The Commonwealth Bank was established by a Labor Government in spite of bitter opposition by many who today claim to have high regard for the Labor Party of the past. The Bank has fully justified its existence. Its accumulated profits, together with the profits derived from the Note Issue, amount to £23,380,000. To the direct profits of the Bank must be added the indirect gains to Australia. During the war the Commonwealth Bank was alone in keeping its interest and overdrafts down to pre-war rates. It handled the flotation of £300,000,000 war loans on a commission of 5/9 per £100, as against the average charges of £2/7I- per £100 charged to State Governments by private banks for the same service, and so saving Australia £6,000,000 on commission alone. When the Bank was created the aim was to extend its operations as widely as possible, to reach out for new business, and to increase its usefulness and profits in the interests of the Australian people. The Bank, backed by the resources of the Commonwealth, at once appeared a successful competitor with private banks; but the present Government has limited its operations to that of a Central Bank, acting as a buttress to the private institutions. It is the Government's boast that they have made the Commonwealth Bank into a “Banker's Bank”. A Labor Government, however, will convert it into a “People's Bank,” as originally instituted. Its management will be free from political control. It will be encouraged to extend its power and influence as an important factor in our national development.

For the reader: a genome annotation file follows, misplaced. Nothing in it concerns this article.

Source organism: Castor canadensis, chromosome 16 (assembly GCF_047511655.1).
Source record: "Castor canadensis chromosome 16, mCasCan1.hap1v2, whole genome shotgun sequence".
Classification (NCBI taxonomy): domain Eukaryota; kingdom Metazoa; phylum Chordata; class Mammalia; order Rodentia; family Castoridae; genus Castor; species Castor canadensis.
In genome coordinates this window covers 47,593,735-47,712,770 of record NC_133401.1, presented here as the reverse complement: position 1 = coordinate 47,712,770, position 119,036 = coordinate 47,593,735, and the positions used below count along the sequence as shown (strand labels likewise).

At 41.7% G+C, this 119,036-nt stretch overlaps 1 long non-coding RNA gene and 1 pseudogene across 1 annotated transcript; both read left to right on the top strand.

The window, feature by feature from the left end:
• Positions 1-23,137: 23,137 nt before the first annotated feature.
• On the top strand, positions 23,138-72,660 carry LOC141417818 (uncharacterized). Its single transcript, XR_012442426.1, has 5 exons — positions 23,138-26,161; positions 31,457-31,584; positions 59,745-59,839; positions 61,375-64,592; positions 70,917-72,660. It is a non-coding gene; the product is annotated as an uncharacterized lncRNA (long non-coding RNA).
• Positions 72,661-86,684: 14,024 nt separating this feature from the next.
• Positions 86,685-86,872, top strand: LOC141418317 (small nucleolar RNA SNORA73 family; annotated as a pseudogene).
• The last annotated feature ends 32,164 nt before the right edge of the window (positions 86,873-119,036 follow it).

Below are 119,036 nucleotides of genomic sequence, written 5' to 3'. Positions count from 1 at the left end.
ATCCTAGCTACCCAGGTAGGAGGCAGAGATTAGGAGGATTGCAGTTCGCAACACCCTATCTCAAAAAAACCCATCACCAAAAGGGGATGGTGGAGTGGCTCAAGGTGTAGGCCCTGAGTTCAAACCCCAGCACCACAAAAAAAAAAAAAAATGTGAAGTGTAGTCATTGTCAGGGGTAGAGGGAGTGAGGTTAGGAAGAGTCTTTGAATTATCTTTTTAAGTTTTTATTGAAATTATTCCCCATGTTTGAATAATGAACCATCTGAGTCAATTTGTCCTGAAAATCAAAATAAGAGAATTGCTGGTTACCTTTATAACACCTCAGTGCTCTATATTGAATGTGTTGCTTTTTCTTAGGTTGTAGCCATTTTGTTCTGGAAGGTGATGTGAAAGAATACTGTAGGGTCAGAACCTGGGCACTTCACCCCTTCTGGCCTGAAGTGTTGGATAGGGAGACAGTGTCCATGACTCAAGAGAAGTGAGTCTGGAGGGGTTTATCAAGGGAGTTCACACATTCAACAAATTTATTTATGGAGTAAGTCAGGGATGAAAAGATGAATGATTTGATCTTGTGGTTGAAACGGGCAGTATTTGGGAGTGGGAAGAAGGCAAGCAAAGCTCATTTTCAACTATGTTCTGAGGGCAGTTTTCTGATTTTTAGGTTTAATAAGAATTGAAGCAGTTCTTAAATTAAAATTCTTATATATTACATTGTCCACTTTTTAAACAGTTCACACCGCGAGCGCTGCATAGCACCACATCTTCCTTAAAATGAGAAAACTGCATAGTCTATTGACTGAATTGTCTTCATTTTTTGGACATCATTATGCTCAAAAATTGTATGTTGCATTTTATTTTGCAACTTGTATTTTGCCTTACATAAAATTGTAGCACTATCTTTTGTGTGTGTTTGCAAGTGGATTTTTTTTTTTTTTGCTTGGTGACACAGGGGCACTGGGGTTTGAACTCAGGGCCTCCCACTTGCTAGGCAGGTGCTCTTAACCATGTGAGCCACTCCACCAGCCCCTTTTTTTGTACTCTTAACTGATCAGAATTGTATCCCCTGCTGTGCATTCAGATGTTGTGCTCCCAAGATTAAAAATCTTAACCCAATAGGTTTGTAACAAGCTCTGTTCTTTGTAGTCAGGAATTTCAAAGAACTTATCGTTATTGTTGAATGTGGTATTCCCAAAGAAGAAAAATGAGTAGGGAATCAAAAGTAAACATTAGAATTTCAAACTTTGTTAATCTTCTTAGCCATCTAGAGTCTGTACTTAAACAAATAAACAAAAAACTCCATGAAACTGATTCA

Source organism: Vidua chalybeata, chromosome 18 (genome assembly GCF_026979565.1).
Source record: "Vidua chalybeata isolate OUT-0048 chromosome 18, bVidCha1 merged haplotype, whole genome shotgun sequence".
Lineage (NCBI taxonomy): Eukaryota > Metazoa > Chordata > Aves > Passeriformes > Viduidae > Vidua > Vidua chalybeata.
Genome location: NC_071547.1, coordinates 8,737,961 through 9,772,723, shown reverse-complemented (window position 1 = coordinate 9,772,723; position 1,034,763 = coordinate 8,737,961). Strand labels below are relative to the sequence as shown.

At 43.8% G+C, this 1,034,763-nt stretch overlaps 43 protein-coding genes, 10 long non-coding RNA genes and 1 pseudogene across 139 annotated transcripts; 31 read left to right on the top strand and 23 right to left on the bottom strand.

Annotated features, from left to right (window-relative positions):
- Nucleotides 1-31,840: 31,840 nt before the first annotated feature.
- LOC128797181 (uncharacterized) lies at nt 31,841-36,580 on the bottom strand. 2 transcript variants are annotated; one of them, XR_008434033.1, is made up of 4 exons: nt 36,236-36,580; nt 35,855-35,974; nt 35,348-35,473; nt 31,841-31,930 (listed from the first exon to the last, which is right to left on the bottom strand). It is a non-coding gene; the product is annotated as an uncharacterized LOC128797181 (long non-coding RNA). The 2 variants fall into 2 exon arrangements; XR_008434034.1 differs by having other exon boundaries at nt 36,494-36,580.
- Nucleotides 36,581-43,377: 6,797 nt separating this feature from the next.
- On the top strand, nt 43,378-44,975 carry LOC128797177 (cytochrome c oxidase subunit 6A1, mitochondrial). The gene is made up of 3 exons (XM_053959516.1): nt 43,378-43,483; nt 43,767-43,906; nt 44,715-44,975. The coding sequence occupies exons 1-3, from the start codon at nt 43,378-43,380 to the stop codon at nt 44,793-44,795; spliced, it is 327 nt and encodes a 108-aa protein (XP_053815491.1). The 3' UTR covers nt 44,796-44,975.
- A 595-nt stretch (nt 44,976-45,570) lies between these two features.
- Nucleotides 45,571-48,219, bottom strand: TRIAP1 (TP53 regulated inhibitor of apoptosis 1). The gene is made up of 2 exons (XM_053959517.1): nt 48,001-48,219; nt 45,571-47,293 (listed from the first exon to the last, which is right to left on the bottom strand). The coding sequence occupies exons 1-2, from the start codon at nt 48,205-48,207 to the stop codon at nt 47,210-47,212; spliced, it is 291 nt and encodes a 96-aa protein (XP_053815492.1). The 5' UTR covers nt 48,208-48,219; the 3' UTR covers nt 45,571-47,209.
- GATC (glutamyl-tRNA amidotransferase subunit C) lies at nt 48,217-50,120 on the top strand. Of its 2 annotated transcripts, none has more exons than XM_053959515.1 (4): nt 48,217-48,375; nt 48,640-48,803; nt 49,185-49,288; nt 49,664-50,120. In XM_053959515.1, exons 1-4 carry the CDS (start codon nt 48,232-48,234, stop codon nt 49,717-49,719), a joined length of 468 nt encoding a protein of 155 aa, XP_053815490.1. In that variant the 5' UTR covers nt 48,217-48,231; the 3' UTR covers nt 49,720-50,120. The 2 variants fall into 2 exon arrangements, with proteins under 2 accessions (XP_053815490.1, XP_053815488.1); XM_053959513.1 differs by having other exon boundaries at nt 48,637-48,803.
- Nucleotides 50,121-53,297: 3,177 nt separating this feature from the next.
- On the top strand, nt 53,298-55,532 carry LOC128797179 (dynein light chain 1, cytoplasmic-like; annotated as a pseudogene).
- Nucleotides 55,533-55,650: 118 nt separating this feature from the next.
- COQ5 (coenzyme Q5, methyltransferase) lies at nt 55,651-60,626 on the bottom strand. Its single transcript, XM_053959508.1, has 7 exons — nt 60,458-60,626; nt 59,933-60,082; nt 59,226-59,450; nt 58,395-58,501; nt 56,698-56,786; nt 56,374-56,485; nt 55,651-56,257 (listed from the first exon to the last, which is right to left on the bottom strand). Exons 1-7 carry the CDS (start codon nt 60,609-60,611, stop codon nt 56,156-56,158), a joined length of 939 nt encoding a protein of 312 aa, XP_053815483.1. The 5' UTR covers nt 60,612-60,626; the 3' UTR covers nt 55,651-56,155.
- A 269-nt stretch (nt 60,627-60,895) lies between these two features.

The question of insurance, fire and life, is of great importance. In Queensland, the State Insurance Scheme has been attended with marked success. It has reduced premiums materially, and saved the people millions of pounds. Commonwealth insurance on similar lines will be undertaken.
After 27 years' experience of the working of the Federal Constitution, it has become apparent that vital changes are necessary, if we are satisfactorily to carry on the work of a progressive nation, and give effect to the will of the people.
The Labor Party stands for unlimited legislative powers for the Commonwealth Parliament, and such delegated powers to the States or Provinces as the Commonwealth Parliament may determine from time to time. The Commonwealth Parliament should have complete legislative powers, subject only to such limitations as will ensure the control of Parliament by the people. The overlapping of legislation and the duplication of administration resulting from seven Sovereign Parliaments with thirteen Houses and seven Governors, is costly and cumbersome.
To bring about an alteration of the Constitution, a referendum of the people must be taken. Mr. Bruce made a promise in Parliament on 20th May, 1926, that a Constitutional Session would be arranged for the following year to consider the defects of the Constitution generally. 'That promise, like many others, was broken, although a Royal Commission was appointed to inquire into the working of the Constitution, and to gather information to assist members during the discussion in Parliament. The report of that Commission is nearing completion, and it was the duty of the Government to have had it discussed, with a view to submitting to the people at the elections comprehensive proposals for the granting of increased powers to the Commonwealth Parliament. Instead, however, a Referendum is being submitted for an alteration of the Constitution to grant to the Federal Parliament increased power only with respect to State Debts.